A basic form of Geomagic Design with several features excluded that is available for $1000 USD.
Granular Materials Binding
The binding together of powders in order to build up a 3D object in layers. Binding can be in many forms, such as binder jetting, sintering or melting.
Type of build plate used in many 3D printers which keep the base of the build object warm to prevent the object from cooling unevenly and warping as a result.
Nozzle part of an extruder which heats the build material and extrudes it to build up the final object.
An Atlanta-based company that manufactures 3D printers based on FFF technology. Its products include Hyrel Engine, featuring an open build area and Hyrel System, which has a closed build area. It started in September 2012 as a Kickstarter project when it raised about $150,000 USD.
The less expensive of the printers offered by Hyrel 3D. It features an open build area and a built-in LCD. Optional features include embedded PC and heated build platform. It comes in five variants: Tinkerer (E1), Hobbyist (E2), Apprentice (E3), JourneyMan (E4) and Professional (E5) with prices ranging from $2045 USD to $3095 USD.
Hyrel System 30
The more expensive of the two printers offered by Hyrel 3D. Its features include a closed build area, a built-in PC and LCD and chamber lighting. It has a build volume of approximately 8x8x8 inches and a price range of $4000-7000 USD.
An online service owned by Materialise which allows users to sell, upload and print 3D designs.
A type of bioprinting in which a bioprinter extrudes liquid droplets of bio-ink onto a substrate to form tissues. The printer is capable of moving in the X and Y axes while the platform moves up and down to provide the z axis.
A research company that specializes in custom automation systems for use in biomedical fields. It is known for partnering with Organovo to form the innovative 3D bioprinter NovoGen MMX.
Polimide adhesive tape which is heat resistant and is often used on the surface of a heated bed to build the object on.
A 3D printer manufacturing company that raised approximately $700,000 in June 2014 on Kickstarter for its Titan 1 SLA 3D printer.
Laminated Object Manufacture (LOM)
The process of building up an object by binding together laser cut sheets of plastic, foil or paper in order to build up an object.
Less common than other types of bioprinting (inkjet and microextrusion), laser-assisted bioprinting utilizes focused laser pulses to form patterns of cells in a substrate.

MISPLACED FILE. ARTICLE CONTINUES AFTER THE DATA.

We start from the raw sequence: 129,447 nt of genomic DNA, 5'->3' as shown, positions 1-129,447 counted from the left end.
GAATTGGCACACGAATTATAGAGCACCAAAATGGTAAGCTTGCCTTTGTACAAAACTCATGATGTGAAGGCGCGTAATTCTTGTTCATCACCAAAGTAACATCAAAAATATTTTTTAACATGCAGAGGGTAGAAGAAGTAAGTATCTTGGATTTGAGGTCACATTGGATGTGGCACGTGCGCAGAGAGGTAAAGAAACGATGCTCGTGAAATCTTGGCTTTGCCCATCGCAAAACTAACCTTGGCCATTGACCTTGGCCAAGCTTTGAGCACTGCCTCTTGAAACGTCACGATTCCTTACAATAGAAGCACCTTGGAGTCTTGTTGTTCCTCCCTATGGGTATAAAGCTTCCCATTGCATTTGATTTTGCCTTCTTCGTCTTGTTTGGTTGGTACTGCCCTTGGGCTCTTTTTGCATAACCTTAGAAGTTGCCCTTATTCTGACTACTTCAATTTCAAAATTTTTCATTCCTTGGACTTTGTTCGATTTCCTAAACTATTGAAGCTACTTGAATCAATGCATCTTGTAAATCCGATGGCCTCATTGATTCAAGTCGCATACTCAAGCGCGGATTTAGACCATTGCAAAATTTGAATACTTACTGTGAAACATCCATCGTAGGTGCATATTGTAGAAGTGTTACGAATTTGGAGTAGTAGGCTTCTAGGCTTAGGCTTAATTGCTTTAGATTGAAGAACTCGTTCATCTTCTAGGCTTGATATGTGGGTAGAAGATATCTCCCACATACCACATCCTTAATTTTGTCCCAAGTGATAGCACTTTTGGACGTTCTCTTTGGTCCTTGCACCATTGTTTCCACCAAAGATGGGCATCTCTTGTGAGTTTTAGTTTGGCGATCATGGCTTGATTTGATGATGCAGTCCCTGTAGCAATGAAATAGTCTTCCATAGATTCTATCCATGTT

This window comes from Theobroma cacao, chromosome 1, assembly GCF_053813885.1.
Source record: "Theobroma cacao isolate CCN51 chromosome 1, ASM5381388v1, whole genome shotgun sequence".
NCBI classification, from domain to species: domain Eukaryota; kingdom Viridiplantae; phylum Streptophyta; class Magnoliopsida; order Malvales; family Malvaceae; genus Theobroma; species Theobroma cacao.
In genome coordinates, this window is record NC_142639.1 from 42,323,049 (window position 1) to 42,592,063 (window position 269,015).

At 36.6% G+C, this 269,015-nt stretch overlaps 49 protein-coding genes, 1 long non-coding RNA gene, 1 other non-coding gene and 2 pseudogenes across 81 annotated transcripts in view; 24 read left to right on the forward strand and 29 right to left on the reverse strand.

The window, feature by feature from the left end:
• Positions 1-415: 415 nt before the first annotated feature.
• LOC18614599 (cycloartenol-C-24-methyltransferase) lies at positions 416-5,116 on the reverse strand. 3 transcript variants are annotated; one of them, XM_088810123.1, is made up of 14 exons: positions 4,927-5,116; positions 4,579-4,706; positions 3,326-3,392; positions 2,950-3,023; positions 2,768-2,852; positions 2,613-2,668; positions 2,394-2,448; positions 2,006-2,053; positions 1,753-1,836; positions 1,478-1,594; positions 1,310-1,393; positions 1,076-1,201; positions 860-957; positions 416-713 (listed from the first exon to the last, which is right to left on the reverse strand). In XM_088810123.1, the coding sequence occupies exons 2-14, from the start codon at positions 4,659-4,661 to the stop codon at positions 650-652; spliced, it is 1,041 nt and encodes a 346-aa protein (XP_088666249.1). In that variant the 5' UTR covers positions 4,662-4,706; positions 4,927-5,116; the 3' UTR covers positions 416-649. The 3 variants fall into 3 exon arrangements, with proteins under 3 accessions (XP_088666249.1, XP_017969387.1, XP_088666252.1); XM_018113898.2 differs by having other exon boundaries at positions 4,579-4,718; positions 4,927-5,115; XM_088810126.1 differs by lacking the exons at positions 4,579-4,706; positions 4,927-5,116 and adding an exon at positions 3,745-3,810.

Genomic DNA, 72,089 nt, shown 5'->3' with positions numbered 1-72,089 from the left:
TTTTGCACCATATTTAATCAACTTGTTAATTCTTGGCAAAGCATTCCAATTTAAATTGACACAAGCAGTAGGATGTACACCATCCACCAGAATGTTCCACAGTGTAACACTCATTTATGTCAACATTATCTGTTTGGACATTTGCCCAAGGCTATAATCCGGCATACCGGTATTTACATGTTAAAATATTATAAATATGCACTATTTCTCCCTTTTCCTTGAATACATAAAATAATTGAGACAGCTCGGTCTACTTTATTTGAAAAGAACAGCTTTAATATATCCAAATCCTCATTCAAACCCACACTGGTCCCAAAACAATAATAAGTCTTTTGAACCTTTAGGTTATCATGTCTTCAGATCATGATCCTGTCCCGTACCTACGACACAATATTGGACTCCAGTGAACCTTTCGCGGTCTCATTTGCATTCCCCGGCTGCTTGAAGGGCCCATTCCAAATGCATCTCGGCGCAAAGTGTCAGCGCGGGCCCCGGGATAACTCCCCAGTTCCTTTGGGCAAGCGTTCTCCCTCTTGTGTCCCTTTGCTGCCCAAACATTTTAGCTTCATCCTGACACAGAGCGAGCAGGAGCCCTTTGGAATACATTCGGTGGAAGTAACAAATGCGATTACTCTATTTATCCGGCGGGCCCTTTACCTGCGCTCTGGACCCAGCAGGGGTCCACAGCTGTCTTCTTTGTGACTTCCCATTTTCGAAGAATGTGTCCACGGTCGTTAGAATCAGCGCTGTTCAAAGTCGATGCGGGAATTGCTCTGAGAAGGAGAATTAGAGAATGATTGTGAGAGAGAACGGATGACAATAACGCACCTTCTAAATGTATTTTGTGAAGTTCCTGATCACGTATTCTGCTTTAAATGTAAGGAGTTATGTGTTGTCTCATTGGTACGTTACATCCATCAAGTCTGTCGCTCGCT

The use of high powered lasers positioned very close to a bed of metal powder in order to fuse it together to form a homogeneous material structure.
Laser Engineered Net Shaping (LENS)
Directed energy deposition technology invented and trademarked by Optomec.
Laser Powder Forming
See Directed Energy Deposition.
Layer Plastic Deposition (LPD)
A form of FFF patented by Zortrax. It involves extruding preheated plastic material in layers that later cools to form the desired object. It is used in Zortrax M200 printer.
Composition of wooden fibres mixed with a polymer binder used to 3D print wooden objects.
Low-Temperature Deposition Modeling (LDM)
A thermal extrusion technology that uses low temperatures. This has particular uses, for example in human tissue engineering.
An American 3D printer manufacturing company based in Bethesda, Maryland. It is known for manufacturing one of the cheapest 3D printer in the market called “the Micro” which starts from USD $200.
A 3D printer manufacturing company based in New York City. It was founded in January, 2009. Although, initially it offered DIY kits but later models were closed box requiring no construction. The company was acquired by Stratasys in 2013 for $403 million. The current generation of makerbot products includes Replicator, Replicator mini and Replicator Z18.
A manufacturer of low-cost photo-resins for use in SLA printers offering resins at prices as low as $55 per liter.
Any technology which extrudes a material in order to build up an object. Examples would be thermoplastics which are heated first using an element, or even cheese which is extruded though a syringe. All are forms of material extrusion.
Any technology which builds up an object by jetting a photopolymer though a print head before solidifying it using a UV light.
A commercial 3D computer graphics software developed by Alias Systems Corporation and currently owned by Autodesk. It has wide variety of applications from making 3D models for use in 3D printing to making video games, animated films and TV series. Its price is $3675 USD.
A 3D printer manufacturing company that specializes in 3D printers that use standard A4 paper as their raw material. It is based in Ireland and was founded in 2005. Its products include Mcor IRIS and Matrix 300.
It is an improved version of the first RepRap printer “Darwin” and is at the forefront of the RepRap goal of self-replicating 3D printers. It brings several improvements over “Darwin” including a bigger print area, improved axis efficiency, simpler assembly and capacity for tool changing.